The NHS and Fujitsu, the main supplier of centrally chosen systems to hospitals in the south of England, are expected to sign a Memorandum of Understanding as part of renegotiations of a £896m contract signed in January 2004.
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The two sides were expected to have concluded talks at the end of March, with the result that Fujitsu would either quit its 10-year contract on the NHS's National Programme for IT, or sign a renegotiated "contract reset".
Computer Weekly has learned that the contract reset has not yet been signed and the two sides are to enter into a new Memorandum of Understanding for 90 days.
A previous memorandum of understanding was signed in July 2007 and expired on 31 January this year, with the result that the two sides reverted to the obsolete original contract.
The new MoU may allow trusts to resume NPfIT plans which were put on hold because of uncertainties during the contract reset.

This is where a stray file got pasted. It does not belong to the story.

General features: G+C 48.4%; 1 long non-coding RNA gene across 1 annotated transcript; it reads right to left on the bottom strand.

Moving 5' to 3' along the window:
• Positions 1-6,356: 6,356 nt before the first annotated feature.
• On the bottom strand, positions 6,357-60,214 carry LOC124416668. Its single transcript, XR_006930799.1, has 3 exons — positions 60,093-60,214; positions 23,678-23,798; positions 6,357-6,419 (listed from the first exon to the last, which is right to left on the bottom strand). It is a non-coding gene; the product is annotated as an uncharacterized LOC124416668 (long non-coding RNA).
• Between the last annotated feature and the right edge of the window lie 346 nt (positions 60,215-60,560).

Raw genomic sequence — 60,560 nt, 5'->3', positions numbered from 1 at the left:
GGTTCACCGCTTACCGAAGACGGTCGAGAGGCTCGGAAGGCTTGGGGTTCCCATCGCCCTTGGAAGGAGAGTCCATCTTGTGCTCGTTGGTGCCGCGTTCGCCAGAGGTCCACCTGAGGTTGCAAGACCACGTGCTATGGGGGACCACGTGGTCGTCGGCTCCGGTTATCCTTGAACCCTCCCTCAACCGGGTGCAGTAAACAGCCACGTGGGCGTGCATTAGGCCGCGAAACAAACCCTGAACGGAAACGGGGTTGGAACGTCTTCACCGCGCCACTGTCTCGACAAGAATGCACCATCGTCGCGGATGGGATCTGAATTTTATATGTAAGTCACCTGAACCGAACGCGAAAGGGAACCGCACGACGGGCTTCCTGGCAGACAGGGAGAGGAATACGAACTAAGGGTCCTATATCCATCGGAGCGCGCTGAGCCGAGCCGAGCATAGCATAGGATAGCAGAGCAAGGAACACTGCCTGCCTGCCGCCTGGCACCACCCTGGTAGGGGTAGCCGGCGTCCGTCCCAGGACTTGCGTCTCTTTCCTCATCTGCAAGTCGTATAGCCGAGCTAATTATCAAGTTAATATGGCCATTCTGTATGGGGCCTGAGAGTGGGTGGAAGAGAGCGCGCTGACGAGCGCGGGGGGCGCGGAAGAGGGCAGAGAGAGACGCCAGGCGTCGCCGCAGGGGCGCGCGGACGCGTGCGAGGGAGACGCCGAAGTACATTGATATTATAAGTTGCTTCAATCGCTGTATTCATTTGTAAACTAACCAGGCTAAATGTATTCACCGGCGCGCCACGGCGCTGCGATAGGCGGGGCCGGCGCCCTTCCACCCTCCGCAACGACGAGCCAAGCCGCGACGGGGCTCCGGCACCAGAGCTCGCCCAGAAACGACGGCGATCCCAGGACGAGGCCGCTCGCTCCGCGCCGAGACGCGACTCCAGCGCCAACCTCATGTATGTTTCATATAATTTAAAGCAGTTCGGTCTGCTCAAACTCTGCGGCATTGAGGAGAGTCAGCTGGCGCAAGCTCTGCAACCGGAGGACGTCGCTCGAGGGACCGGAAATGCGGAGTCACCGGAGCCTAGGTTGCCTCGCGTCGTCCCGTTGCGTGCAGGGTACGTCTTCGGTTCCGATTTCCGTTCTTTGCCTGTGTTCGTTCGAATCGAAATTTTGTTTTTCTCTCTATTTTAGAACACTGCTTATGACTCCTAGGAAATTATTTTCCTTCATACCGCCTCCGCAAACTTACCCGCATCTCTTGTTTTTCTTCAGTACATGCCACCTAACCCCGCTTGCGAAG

The MoU will expire at around the time the Department of Health announces the results of investigations by two reviews into the NHS. In 2007 the Health Secretary asked Lord Darzi to conduct a "once in a generation review" of the NHS, which is due to be published in June 2008.
Lord Darzi has said that "more work is now needed to ensure that the Connecting for Health programme delivers real clinical benefits and I will be considering in the second stage of my review how best to achieve this."
There is a second review of the NPfIT by Mathew Swindells, acting chief information officer for the Department of Health. He is working on an NHS "Informatics Review" with NHS chief executive David Nicholson, and Hugh Taylor, permanent secretary at the Department of Health.